Can you stop paying the mortgage and keep the house?
As falling U.S. home prices leave mortgage borrowers owing more than their homes are worth, borrowers are encouraged to stop paying the mortgage, move out of the house, and send the keys to the bank ("jingle mail"). That much is well known. But, as this Bloomberg story explains, the practice of selling and reselling mortgage loans, packaging them into securities and selling them again, and so forth, is enabling some borrowers to stop paying their mortgages and keep their homes, because nobody can prove to whom the money is owed. (Jingle Bells?) Presumably, if the borrowers can stay in the homes long enough, they eventually acquire ownership through squatting laws. (Jingle all the way?)
Defaulting borrowers don't need to be dishonest when resisting foreclosure. They only need to say: "I know I owe money to someone. But if I no longer owe it to the lender from whom I borrowed it, and if the present claimant doesn't have the paperwork for it, then I have no way of knowing to whom I owe it, and neither does the court." And that's the truth. But the borrower needs to be assertive. If the purported creditor pretends to have lost the mortgage note or offers a mere copy of it, and if the borrower doesn't question the claim, the court will rubber-stamp it. The borrower also needs to keep paying the property taxes, lest the government start separate foreclosure proceedings.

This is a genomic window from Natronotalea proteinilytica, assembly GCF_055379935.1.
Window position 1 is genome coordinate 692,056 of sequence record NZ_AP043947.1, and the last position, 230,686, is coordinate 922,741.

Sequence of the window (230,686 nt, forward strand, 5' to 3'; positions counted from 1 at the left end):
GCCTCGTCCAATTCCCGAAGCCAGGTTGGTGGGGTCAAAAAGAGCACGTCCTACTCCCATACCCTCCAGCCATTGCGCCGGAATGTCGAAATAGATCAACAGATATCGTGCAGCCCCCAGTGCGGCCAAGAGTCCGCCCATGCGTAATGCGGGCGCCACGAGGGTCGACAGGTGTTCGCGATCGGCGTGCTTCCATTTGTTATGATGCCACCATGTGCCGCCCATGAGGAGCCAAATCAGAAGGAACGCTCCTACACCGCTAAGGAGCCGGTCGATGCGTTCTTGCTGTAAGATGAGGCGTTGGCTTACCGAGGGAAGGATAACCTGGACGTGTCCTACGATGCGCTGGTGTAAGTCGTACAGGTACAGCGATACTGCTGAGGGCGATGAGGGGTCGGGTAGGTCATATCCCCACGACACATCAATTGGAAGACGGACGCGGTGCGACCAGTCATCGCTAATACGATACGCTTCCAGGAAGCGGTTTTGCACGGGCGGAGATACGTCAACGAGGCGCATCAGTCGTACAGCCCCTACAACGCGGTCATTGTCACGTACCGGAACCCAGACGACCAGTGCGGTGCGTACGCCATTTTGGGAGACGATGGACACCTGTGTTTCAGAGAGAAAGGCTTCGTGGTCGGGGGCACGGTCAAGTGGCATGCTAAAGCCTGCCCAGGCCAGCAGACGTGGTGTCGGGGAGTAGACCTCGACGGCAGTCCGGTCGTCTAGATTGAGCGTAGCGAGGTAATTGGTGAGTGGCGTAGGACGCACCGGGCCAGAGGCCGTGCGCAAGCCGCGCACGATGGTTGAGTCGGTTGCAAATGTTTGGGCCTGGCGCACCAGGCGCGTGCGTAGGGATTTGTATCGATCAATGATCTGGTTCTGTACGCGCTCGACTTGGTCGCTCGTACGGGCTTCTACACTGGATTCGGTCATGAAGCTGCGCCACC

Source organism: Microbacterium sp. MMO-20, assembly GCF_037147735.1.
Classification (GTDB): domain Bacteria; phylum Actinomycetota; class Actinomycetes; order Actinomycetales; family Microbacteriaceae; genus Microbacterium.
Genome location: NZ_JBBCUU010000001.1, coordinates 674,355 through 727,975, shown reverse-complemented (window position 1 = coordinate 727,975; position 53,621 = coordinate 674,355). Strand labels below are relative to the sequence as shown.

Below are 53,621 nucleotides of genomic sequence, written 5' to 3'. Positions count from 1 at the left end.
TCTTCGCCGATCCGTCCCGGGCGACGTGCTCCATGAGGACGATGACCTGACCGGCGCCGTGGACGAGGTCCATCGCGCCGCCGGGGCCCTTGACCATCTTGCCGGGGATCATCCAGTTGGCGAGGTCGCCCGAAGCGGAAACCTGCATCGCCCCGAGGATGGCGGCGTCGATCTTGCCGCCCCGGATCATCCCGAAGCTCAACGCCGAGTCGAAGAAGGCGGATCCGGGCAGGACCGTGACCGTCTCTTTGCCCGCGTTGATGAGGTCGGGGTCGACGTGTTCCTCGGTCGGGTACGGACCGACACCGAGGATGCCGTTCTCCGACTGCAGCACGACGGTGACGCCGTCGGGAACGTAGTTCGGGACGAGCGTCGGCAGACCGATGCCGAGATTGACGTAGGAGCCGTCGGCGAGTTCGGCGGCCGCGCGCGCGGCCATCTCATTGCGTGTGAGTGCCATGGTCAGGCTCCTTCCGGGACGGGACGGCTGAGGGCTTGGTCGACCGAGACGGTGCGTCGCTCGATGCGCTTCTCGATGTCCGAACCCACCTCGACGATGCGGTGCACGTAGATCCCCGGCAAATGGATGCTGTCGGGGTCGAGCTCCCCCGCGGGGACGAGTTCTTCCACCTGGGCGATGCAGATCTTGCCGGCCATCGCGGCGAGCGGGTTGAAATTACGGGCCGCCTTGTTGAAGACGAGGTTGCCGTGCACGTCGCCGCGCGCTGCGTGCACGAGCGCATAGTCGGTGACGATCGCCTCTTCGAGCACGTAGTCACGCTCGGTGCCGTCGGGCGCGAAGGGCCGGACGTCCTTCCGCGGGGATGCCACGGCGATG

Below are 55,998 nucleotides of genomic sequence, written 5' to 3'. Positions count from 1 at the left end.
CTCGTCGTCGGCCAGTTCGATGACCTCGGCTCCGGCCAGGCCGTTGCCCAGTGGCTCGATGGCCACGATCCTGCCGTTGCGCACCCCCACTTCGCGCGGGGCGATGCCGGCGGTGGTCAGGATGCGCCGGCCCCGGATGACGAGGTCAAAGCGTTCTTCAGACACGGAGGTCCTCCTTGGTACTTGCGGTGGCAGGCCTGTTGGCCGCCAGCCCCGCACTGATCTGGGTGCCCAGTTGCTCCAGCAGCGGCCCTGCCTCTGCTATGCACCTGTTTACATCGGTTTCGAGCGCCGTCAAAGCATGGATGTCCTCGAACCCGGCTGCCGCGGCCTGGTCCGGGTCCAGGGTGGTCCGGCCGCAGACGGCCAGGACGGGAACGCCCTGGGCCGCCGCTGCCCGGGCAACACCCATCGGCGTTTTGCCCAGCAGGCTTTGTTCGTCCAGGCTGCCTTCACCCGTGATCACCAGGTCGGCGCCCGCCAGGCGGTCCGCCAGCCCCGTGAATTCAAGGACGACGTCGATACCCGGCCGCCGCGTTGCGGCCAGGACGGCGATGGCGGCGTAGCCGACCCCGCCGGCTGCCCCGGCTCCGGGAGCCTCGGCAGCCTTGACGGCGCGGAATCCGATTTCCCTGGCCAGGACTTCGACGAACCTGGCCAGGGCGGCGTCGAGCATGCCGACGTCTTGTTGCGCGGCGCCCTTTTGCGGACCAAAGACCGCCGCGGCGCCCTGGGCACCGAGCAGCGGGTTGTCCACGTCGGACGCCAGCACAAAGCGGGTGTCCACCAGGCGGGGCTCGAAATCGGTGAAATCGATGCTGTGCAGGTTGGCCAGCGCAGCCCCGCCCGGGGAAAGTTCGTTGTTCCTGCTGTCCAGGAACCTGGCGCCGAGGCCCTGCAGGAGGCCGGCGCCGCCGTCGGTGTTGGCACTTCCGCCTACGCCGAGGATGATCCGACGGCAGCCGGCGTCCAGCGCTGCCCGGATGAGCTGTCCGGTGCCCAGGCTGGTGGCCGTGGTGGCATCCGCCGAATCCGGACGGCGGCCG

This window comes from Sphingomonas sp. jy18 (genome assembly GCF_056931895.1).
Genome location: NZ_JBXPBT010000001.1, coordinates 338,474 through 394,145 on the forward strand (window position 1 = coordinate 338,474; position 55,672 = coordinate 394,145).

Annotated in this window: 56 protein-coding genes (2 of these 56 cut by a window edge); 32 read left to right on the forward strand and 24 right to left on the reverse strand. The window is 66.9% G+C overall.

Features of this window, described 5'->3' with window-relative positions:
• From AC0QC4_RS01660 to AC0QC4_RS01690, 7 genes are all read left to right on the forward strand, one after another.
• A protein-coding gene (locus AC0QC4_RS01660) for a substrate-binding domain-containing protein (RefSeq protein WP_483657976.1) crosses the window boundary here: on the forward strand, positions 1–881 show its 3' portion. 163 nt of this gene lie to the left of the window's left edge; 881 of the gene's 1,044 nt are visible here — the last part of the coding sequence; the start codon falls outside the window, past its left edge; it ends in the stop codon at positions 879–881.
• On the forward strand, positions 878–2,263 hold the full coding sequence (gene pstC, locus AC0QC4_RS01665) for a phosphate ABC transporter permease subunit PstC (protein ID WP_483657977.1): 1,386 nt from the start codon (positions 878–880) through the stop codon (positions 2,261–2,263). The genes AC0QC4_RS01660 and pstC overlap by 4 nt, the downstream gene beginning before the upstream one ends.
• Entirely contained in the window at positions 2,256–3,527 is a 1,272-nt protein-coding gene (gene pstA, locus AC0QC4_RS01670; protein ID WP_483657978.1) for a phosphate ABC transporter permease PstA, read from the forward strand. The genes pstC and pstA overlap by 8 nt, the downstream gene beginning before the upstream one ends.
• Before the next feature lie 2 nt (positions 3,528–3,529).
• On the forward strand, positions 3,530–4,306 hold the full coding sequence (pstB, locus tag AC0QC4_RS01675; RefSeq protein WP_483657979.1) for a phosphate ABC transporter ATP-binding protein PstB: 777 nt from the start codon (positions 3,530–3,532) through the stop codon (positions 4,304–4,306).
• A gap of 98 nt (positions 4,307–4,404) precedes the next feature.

Of course, thanks to the alchemy of fractional-reserve banking, the money that is not returned to banks by stay-put defaulting borrowers will have the usual 12-times multiplier for the reduction in the banks' capacity to make further loans. The credit squeeze just got tighter.
[Edited February 26, 2008. Reformatted June 26, 2012.]